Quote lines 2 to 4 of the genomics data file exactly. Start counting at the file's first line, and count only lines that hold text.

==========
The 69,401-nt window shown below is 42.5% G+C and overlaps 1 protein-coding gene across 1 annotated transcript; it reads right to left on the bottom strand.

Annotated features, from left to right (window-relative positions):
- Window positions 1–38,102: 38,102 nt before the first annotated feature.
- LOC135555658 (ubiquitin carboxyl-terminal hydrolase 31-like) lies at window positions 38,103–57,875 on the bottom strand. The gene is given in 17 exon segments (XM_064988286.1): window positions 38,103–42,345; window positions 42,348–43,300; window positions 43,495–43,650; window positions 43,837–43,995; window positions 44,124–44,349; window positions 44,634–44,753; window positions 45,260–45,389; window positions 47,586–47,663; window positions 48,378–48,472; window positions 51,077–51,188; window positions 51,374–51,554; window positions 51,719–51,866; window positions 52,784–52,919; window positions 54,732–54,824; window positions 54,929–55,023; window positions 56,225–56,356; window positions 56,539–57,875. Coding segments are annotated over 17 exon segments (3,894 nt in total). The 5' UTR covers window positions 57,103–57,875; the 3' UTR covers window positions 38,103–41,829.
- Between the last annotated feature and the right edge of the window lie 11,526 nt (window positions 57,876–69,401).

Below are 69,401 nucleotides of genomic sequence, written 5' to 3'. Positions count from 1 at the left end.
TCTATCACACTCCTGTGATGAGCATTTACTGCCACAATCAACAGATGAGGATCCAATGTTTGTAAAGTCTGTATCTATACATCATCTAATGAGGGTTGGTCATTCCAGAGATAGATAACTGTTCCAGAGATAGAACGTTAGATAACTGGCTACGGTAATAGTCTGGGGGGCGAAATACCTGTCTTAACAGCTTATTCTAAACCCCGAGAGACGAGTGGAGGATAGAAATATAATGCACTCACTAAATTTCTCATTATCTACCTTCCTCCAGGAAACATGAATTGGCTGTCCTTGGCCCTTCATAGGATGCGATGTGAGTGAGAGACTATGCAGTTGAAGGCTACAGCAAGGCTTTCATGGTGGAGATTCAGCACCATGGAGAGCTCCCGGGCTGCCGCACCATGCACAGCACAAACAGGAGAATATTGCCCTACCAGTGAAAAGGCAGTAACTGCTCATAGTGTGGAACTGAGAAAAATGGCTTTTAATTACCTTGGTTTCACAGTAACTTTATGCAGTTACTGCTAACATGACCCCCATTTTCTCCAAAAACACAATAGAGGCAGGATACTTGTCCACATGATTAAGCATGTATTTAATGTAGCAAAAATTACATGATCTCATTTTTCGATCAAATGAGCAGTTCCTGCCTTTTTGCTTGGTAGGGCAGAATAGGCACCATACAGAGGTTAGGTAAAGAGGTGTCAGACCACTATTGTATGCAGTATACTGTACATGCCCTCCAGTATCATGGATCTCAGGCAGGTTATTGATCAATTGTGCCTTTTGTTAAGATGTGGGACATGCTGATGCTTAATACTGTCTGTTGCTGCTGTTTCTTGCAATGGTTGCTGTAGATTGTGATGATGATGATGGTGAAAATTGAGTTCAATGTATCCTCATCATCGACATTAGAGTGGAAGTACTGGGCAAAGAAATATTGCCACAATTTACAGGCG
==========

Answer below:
Annotated features, from left to right (window-relative positions):
- Window positions 1–38,102: 38,102 nt before the first annotated feature.
- LOC135555658 (ubiquitin carboxyl-terminal hydrolase 31-like) lies at window positions 38,103–57,875 on the bottom strand. The gene is given in 17 exon segments (XM_064988286.1): window positions 38,103–42,345; window positions 42,348–43,300; window positions 43,495–43,650; window positions 43,837–43,995; window positions 44,124–44,349; window positions 44,634–44,753; window positions 45,260–45,389; window positions 47,586–47,663; window positions 48,378–48,472; window positions 51,077–51,188; window positions 51,374–51,554; window positions 51,719–51,866; window positions 52,784–52,919; window positions 54,732–54,824; window positions 54,929–55,023; window positions 56,225–56,356; window positions 56,539–57,875. Coding segments are annotated over 17 exon segments (3,894 nt in total). The 5' UTR covers window positions 57,103–57,875; the 3' UTR covers window positions 38,103–41,829.